Gendered hate-speech sexual harassment of women in politics is so commonplace that it is seen as something of the norm in Kenyan politics, with perpetrators never being held accountable except for issuing half-hearted apologies after backlash from the public only for them to go on and do the same thing all over again Such gendered hate-speech, violence or threats of violence have reduced the ability of many women to meaningfully participate in politics, as they are regarded as second-tier candidates with no real potential.
Legal obligation of the state.
Kenya has various human rights obligations both domestic and international to prevent violence and further to protect victims of violence and provide them with remedies and reparations including holding the perpetrators accountable. The rights that are especially violated in case of election violence usually are the right to Equality and freedom from discrimination, the right to human dignity, the right to Freedom and security of the person and political rights.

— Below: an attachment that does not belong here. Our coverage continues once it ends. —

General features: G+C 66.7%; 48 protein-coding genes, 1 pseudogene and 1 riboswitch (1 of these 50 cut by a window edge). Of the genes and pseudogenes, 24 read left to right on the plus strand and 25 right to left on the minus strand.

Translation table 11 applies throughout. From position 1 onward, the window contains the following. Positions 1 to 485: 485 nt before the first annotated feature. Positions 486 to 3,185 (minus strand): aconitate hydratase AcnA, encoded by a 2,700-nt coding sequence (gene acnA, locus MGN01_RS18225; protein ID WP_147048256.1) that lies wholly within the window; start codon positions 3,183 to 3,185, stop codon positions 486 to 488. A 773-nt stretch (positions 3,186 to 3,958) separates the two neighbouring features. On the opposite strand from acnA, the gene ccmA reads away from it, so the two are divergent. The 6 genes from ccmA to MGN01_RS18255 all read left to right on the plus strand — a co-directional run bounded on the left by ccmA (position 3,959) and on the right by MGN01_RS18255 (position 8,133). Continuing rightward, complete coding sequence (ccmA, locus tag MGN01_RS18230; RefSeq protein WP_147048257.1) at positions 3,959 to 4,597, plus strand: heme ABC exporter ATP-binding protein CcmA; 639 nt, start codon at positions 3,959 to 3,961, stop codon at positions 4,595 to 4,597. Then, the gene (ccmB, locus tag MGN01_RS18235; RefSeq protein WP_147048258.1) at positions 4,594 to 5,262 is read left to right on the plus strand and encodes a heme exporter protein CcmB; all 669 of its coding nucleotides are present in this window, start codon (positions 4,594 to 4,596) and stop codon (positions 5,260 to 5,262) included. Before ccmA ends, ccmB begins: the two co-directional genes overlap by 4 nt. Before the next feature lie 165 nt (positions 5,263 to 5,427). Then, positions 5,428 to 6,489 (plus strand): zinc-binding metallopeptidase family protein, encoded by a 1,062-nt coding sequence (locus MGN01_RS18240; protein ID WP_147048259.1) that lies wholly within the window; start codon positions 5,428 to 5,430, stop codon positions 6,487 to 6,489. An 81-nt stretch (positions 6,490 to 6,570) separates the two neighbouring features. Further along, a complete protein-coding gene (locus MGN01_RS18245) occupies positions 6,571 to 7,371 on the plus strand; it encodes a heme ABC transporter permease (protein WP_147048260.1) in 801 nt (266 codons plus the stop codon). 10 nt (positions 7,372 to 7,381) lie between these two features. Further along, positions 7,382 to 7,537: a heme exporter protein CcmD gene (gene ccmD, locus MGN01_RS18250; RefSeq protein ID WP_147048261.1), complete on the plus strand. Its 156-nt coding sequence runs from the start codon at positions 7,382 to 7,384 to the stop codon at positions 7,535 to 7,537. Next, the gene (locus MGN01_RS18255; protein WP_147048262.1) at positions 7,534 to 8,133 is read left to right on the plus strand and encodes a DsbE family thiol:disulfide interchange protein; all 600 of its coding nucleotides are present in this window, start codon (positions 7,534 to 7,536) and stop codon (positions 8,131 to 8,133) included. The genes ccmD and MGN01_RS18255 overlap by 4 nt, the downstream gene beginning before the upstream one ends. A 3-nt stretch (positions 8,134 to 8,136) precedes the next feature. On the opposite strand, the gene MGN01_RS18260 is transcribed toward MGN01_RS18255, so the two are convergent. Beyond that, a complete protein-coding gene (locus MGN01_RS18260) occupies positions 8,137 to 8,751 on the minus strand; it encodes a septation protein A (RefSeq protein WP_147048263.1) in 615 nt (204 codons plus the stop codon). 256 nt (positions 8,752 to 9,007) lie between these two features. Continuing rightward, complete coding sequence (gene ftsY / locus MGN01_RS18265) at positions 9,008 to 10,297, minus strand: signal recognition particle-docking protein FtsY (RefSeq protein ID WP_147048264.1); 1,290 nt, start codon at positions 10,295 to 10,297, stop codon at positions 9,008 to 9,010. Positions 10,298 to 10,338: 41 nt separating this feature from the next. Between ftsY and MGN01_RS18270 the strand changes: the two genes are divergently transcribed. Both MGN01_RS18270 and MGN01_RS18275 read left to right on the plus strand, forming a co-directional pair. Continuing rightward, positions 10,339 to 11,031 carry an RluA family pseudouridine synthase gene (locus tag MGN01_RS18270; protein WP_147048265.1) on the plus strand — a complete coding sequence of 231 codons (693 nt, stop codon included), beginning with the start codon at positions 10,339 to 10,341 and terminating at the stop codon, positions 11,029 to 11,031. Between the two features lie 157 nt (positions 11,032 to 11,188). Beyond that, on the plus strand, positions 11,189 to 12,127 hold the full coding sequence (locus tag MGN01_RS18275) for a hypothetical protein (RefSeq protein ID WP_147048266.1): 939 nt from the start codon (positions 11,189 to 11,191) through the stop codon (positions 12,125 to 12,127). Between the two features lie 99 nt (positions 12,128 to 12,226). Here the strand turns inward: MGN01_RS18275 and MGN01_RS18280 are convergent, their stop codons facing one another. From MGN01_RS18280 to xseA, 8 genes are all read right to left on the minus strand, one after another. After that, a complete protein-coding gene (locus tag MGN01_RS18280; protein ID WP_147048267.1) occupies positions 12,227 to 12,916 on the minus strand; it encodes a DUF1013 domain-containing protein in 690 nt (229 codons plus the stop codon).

Women’s rights to human dignity and equality and freedom from discrimination as provided for in articles 28 and 27 respectively of the constitution of Kenya 2010 are continuously undermined due to violence or the threat of violence against women.
The Independent Electoral And Boundaries Commission (IEBC) aside from running the electoral process is also charged with monitoring the process to ensure free and fair elections, paying special interests to vulnerable groups such as people with disability, the elderly, expectant women and other socially disadvantaged people in article 81. This includes ensuring that there is no violence targeted towards any of the stakeholders in the election, which is specifically stipulated in article 81(ii) (e).
Kenya has also ratified various international human rights instruments such as the UN Convention on the Elimination of All Forms of Discrimination against Women (CEDAW), UN International Covenant on Civil and Political Rights (ICCPR), UN Convention against Torture and Other Cruel, Inhuman or Degrading Treatment or Punishment (CAT), UN International Covenant on Economic, Social and Cultural Rights (ICESCR), African Charter on Human and People’s Rights (ACHPR), and the Protocol to the African Charter on Human and People’s Rights on the Rights of Women in Africa (Maputo Protocol).